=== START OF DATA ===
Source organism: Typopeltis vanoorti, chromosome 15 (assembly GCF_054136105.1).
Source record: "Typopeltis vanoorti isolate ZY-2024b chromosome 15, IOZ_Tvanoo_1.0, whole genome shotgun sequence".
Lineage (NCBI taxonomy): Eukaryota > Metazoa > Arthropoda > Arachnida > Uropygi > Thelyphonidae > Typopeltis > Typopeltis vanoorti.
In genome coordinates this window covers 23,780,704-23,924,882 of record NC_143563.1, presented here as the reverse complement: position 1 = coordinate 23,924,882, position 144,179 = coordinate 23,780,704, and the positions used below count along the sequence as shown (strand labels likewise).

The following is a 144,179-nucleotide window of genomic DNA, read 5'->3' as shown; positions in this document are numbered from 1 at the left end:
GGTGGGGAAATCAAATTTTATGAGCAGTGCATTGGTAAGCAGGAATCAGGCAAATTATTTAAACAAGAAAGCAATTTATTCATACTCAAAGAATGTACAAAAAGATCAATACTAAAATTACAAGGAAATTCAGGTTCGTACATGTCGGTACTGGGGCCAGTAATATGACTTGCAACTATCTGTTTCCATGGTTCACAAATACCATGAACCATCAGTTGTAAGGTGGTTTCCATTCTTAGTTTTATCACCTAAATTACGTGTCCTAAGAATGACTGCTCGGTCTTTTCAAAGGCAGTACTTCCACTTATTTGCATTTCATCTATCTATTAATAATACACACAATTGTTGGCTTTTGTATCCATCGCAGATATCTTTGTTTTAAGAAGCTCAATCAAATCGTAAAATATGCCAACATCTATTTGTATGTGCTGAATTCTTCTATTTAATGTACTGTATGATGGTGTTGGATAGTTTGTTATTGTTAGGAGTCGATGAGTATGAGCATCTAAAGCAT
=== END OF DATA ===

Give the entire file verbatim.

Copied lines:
Source organism: Typopeltis vanoorti, chromosome 15 (assembly GCF_054136105.1).
Source record: "Typopeltis vanoorti isolate ZY-2024b chromosome 15, IOZ_Tvanoo_1.0, whole genome shotgun sequence".
Lineage (NCBI taxonomy): Eukaryota > Metazoa > Arthropoda > Arachnida > Uropygi > Thelyphonidae > Typopeltis > Typopeltis vanoorti.
In genome coordinates this window covers 23,780,704-23,924,882 of record NC_143563.1, presented here as the reverse complement: position 1 = coordinate 23,924,882, position 144,179 = coordinate 23,780,704, and the positions used below count along the sequence as shown (strand labels likewise).

The following is a 144,179-nucleotide window of genomic DNA, read 5'->3' as shown; positions in this document are numbered from 1 at the left end:
GGTGGGGAAATCAAATTTTATGAGCAGTGCATTGGTAAGCAGGAATCAGGCAAATTATTTAAACAAGAAAGCAATTTATTCATACTCAAAGAATGTACAAAAAGATCAATACTAAAATTACAAGGAAATTCAGGTTCGTACATGTCGGTACTGGGGCCAGTAATATGACTTGCAACTATCTGTTTCCATGGTTCACAAATACCATGAACCATCAGTTGTAAGGTGGTTTCCATTCTTAGTTTTATCACCTAAATTACGTGTCCTAAGAATGACTGCTCGGTCTTTTCAAAGGCAGTACTTCCACTTATTTGCATTTCATCTATCTATTAATAATACACACAATTGTTGGCTTTTGTATCCATCGCAGATATCTTTGTTTTAAGAAGCTCAATCAAATCGTAAAATATGCCAACATCTATTTGTATGTGCTGAATTCTTCTATTTAATGTACTGTATGATGGTGTTGGATAGTTTGTTATTGTTAGGAGTCGATGAGTATGAGCATCTAAAGCAT